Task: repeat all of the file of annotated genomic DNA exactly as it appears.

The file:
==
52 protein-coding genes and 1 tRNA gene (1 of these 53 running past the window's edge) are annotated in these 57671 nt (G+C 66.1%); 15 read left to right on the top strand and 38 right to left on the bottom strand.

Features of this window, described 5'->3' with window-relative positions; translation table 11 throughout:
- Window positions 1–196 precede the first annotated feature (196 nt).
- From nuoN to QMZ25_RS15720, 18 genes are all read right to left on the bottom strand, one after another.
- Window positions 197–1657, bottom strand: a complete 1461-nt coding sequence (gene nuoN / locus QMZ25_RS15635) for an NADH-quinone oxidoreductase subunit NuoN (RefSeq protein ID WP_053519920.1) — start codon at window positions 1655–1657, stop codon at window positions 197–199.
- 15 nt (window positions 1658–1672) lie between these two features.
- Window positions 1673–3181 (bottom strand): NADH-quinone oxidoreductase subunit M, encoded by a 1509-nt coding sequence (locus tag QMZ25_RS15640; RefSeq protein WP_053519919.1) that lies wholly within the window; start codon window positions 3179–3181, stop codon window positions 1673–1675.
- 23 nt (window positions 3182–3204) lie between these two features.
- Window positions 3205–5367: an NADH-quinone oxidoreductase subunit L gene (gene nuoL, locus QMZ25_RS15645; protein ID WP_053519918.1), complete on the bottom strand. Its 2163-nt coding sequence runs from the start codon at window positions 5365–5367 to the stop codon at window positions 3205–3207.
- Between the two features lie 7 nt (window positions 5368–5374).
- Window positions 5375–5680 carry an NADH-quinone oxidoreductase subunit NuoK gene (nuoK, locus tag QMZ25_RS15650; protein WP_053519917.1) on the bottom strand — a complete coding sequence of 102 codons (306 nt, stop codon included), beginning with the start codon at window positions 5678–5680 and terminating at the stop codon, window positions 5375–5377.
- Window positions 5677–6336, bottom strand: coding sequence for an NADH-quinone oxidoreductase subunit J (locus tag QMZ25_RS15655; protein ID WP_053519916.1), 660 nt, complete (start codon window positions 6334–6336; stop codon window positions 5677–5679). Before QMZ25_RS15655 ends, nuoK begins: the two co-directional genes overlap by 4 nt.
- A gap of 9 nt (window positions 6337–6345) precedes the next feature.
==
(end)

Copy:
52 protein-coding genes and 1 tRNA gene (1 of these 53 running past the window's edge) are annotated in these 57671 nt (G+C 66.1%); 15 read left to right on the top strand and 38 right to left on the bottom strand.

Features of this window, described 5'->3' with window-relative positions; translation table 11 throughout:
- Window positions 1–196 precede the first annotated feature (196 nt).
- From nuoN to QMZ25_RS15720, 18 genes are all read right to left on the bottom strand, one after another.
- Window positions 197–1657, bottom strand: a complete 1461-nt coding sequence (gene nuoN / locus QMZ25_RS15635) for an NADH-quinone oxidoreductase subunit NuoN (RefSeq protein ID WP_053519920.1) — start codon at window positions 1655–1657, stop codon at window positions 197–199.
- 15 nt (window positions 1658–1672) lie between these two features.
- Window positions 1673–3181 (bottom strand): NADH-quinone oxidoreductase subunit M, encoded by a 1509-nt coding sequence (locus tag QMZ25_RS15640; RefSeq protein WP_053519919.1) that lies wholly within the window; start codon window positions 3179–3181, stop codon window positions 1673–1675.
- 23 nt (window positions 3182–3204) lie between these two features.
- Window positions 3205–5367: an NADH-quinone oxidoreductase subunit L gene (gene nuoL, locus QMZ25_RS15645; protein ID WP_053519918.1), complete on the bottom strand. Its 2163-nt coding sequence runs from the start codon at window positions 5365–5367 to the stop codon at window positions 3205–3207.
- Between the two features lie 7 nt (window positions 5368–5374).
- Window positions 5375–5680 carry an NADH-quinone oxidoreductase subunit NuoK gene (nuoK, locus tag QMZ25_RS15650; protein WP_053519917.1) on the bottom strand — a complete coding sequence of 102 codons (306 nt, stop codon included), beginning with the start codon at window positions 5678–5680 and terminating at the stop codon, window positions 5375–5377.
- Window positions 5677–6336, bottom strand: coding sequence for an NADH-quinone oxidoreductase subunit J (locus tag QMZ25_RS15655; protein ID WP_053519916.1), 660 nt, complete (start codon window positions 6334–6336; stop codon window positions 5677–5679). Before QMZ25_RS15655 ends, nuoK begins: the two co-directional genes overlap by 4 nt.
- A gap of 9 nt (window positions 6337–6345) precedes the next feature.